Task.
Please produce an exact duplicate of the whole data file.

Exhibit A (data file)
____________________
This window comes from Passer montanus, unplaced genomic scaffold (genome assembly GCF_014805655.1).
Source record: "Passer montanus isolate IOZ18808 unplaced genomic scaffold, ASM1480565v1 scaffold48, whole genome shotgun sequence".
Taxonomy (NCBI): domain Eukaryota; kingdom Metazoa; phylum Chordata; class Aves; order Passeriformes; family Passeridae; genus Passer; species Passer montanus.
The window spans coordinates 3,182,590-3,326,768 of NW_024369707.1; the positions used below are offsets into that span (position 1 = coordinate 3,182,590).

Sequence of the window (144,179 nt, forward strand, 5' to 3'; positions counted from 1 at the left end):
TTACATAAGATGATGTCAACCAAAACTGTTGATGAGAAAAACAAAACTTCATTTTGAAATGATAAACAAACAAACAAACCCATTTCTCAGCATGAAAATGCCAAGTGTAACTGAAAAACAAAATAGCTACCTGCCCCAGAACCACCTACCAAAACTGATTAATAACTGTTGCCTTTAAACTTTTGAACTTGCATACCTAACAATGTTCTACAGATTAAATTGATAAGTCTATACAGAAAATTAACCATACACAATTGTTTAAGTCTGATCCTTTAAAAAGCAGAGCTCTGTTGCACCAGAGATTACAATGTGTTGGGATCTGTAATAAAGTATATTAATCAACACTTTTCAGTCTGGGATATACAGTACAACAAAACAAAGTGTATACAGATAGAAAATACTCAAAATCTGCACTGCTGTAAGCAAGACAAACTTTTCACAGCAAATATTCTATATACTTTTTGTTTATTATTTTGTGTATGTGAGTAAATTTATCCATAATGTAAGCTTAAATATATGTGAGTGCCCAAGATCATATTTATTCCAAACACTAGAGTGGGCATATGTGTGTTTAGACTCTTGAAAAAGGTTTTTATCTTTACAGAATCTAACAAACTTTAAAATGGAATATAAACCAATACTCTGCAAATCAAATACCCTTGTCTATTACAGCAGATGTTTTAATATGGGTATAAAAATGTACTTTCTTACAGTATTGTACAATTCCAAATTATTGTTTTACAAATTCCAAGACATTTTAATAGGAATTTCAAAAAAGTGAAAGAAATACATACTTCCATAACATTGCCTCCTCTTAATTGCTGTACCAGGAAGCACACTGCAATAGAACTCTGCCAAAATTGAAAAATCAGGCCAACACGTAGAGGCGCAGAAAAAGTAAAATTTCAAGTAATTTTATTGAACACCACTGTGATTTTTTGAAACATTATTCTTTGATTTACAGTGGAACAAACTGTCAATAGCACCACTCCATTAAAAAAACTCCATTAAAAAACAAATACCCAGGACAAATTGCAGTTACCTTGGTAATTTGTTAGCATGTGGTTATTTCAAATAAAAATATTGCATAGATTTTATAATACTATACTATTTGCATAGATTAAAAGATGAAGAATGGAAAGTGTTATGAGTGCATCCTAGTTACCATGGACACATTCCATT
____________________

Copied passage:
This window comes from Passer montanus, unplaced genomic scaffold (genome assembly GCF_014805655.1).
Source record: "Passer montanus isolate IOZ18808 unplaced genomic scaffold, ASM1480565v1 scaffold48, whole genome shotgun sequence".
Taxonomy (NCBI): domain Eukaryota; kingdom Metazoa; phylum Chordata; class Aves; order Passeriformes; family Passeridae; genus Passer; species Passer montanus.
The window spans coordinates 3,182,590-3,326,768 of NW_024369707.1; the positions used below are offsets into that span (position 1 = coordinate 3,182,590).

Sequence of the window (144,179 nt, forward strand, 5' to 3'; positions counted from 1 at the left end):
TTACATAAGATGATGTCAACCAAAACTGTTGATGAGAAAAACAAAACTTCATTTTGAAATGATAAACAAACAAACAAACCCATTTCTCAGCATGAAAATGCCAAGTGTAACTGAAAAACAAAATAGCTACCTGCCCCAGAACCACCTACCAAAACTGATTAATAACTGTTGCCTTTAAACTTTTGAACTTGCATACCTAACAATGTTCTACAGATTAAATTGATAAGTCTATACAGAAAATTAACCATACACAATTGTTTAAGTCTGATCCTTTAAAAAGCAGAGCTCTGTTGCACCAGAGATTACAATGTGTTGGGATCTGTAATAAAGTATATTAATCAACACTTTTCAGTCTGGGATATACAGTACAACAAAACAAAGTGTATACAGATAGAAAATACTCAAAATCTGCACTGCTGTAAGCAAGACAAACTTTTCACAGCAAATATTCTATATACTTTTTGTTTATTATTTTGTGTATGTGAGTAAATTTATCCATAATGTAAGCTTAAATATATGTGAGTGCCCAAGATCATATTTATTCCAAACACTAGAGTGGGCATATGTGTGTTTAGACTCTTGAAAAAGGTTTTTATCTTTACAGAATCTAACAAACTTTAAAATGGAATATAAACCAATACTCTGCAAATCAAATACCCTTGTCTATTACAGCAGATGTTTTAATATGGGTATAAAAATGTACTTTCTTACAGTATTGTACAATTCCAAATTATTGTTTTACAAATTCCAAGACATTTTAATAGGAATTTCAAAAAAGTGAAAGAAATACATACTTCCATAACATTGCCTCCTCTTAATTGCTGTACCAGGAAGCACACTGCAATAGAACTCTGCCAAAATTGAAAAATCAGGCCAACACGTAGAGGCGCAGAAAAAGTAAAATTTCAAGTAATTTTATTGAACACCACTGTGATTTTTTGAAACATTATTCTTTGATTTACAGTGGAACAAACTGTCAATAGCACCACTCCATTAAAAAAACTCCATTAAAAAACAAATACCCAGGACAAATTGCAGTTACCTTGGTAATTTGTTAGCATGTGGTTATTTCAAATAAAAATATTGCATAGATTTTATAATACTATACTATTTGCATAGATTAAAAGATGAAGAATGGAAAGTGTTATGAGTGCATCCTAGTTACCATGGACACATTCCATT